This is a guest post by Niklas Goeke, a freelance writer and habit coach who managed to significantly expand his audience after being published on Lifehack.org. Niklas stopped by today to share his best tips and tricks to help you get published on a high profile website.
Thanks for sharing, Nik!
Wouldn’t you just love to see your face on The Huffington Post?
Or maybe have your work show up on Business Insider?
When I first started blogging, showing up on sites like Lifehack was my dream.
How would I, with no credibility and no experience, ever make it on the front page of these giants?
Finally, after four months of relentless blogging, I found a way.
I know how tough it is to get your writing in front of a larger audience, especially if you’re just starting out as a freelance writer. But a recurring writing gig is one way to help you get yourself out there on a consistent basis.
That’s why today I’ll show you how to reverse engineer your way onto a major platform.
After today’s post, not only will you be able to get on big outlets, but you can also soon add a new fancy logo to your social proof trophy collection. I’ll show you the exact steps I took to become a contributing writer on Lifehack and how you can use the same framework to start writing regularly for the big guys too.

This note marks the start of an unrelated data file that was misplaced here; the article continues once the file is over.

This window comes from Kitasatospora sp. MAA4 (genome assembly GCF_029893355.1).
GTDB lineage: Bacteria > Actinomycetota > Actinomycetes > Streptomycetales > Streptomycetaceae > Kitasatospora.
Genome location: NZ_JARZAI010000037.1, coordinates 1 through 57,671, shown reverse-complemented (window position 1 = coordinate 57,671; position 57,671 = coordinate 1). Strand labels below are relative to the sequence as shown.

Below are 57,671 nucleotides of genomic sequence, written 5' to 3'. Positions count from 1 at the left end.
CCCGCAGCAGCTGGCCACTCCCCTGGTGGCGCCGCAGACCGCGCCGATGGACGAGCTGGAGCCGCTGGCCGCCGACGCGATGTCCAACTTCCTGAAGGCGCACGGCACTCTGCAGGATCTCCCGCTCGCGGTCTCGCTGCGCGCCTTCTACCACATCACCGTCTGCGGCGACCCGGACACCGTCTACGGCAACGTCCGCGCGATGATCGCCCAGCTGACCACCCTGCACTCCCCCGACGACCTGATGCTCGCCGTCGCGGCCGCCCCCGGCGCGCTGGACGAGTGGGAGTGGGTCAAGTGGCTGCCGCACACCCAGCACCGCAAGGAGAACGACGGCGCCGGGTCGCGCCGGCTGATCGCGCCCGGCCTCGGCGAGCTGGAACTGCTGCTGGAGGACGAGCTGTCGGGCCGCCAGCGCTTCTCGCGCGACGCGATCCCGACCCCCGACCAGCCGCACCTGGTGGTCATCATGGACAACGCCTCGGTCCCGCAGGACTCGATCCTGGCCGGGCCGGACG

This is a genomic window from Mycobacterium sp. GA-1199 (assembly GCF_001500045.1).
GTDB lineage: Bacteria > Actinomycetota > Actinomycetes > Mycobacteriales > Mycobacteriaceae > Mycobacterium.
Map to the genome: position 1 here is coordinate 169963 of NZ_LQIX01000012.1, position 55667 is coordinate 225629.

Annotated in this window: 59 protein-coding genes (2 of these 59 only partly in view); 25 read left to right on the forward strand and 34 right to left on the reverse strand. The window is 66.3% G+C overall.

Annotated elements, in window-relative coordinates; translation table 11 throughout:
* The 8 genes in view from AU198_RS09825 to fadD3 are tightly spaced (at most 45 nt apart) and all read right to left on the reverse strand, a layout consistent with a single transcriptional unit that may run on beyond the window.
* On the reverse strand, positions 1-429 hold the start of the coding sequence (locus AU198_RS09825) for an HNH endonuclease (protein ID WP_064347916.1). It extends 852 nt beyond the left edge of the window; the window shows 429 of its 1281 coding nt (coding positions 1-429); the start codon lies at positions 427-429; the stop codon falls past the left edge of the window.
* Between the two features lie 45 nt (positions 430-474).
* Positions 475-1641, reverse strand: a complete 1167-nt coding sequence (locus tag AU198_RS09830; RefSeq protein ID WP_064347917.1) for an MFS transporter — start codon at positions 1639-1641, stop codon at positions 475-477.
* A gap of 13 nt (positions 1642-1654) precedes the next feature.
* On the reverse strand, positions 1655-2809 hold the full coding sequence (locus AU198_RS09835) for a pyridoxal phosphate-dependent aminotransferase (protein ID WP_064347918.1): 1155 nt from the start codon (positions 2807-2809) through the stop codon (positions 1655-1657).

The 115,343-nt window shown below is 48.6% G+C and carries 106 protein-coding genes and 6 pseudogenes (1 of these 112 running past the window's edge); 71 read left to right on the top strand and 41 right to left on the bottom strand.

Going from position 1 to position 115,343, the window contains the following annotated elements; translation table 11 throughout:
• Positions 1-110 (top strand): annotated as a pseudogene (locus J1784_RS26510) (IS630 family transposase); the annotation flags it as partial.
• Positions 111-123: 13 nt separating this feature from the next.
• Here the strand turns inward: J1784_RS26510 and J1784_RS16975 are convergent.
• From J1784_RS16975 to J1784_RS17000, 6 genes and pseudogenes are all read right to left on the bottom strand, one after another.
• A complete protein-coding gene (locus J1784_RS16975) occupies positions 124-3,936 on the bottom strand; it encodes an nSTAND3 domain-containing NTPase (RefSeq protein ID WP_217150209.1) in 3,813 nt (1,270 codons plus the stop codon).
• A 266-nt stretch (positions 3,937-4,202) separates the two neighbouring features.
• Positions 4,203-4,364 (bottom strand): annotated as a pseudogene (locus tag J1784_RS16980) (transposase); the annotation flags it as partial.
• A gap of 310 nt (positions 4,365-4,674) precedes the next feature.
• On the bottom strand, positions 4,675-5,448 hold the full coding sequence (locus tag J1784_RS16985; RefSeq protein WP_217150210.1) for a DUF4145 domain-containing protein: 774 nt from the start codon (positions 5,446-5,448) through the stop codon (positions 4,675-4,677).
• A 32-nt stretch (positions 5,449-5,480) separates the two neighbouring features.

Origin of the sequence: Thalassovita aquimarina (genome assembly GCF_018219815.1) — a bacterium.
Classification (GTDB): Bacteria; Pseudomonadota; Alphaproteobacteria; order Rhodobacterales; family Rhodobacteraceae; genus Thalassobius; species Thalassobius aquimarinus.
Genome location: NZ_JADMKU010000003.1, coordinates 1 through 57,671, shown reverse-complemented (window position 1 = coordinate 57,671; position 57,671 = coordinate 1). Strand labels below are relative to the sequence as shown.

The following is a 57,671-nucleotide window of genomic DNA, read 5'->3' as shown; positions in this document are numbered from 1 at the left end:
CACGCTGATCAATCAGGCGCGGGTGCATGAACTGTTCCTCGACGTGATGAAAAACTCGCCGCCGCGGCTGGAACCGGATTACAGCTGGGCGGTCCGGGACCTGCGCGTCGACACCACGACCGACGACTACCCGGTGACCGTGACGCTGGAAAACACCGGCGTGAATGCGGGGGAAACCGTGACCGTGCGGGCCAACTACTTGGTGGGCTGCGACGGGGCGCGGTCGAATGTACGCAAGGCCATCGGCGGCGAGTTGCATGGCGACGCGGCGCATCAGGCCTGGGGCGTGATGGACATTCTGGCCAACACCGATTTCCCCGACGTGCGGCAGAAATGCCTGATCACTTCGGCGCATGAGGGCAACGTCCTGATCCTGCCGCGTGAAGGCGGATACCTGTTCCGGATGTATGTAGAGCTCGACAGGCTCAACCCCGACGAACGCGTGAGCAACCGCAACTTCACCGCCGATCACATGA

This simple 2-step process requires:
- No credibility
- No existing audience
- No inside connections
Note: There are several bonus freebies to help you implement the ideas from this post. I show you where to find the time to execute this strategy, how to craft a great author bio and what to do to promote your posts. Be sure you don’t miss out on the bonus section.
Step 1: Pick a Platform
If you ever want to become a good writer, guess what you have to do a fair share of?
Nope, it’s not writing (although that helps I hear).
The two go hand-in-hand and since you like writing, chances are you like reading almost as much anyways.
And that’s a good thing, according to Mr. Stephen King here:
“If you don’t have time to read, you don’t have the time (or the tools) to write. Simple as that.”
But today’s a writing day, not a reading day. We’ll just use what you read as a basis for what to write.
Which platform you want to be on depends heavily on what niche you are writing in.
Therefore, your first step is to make a list of the big sites in your industry, on which you read articles regularly. Anyone can come up with at least three for almost any niche.
Since my blog is all about self-improvement (I teach people about increasing willpower, habits, productivity, etc.), here are my top three: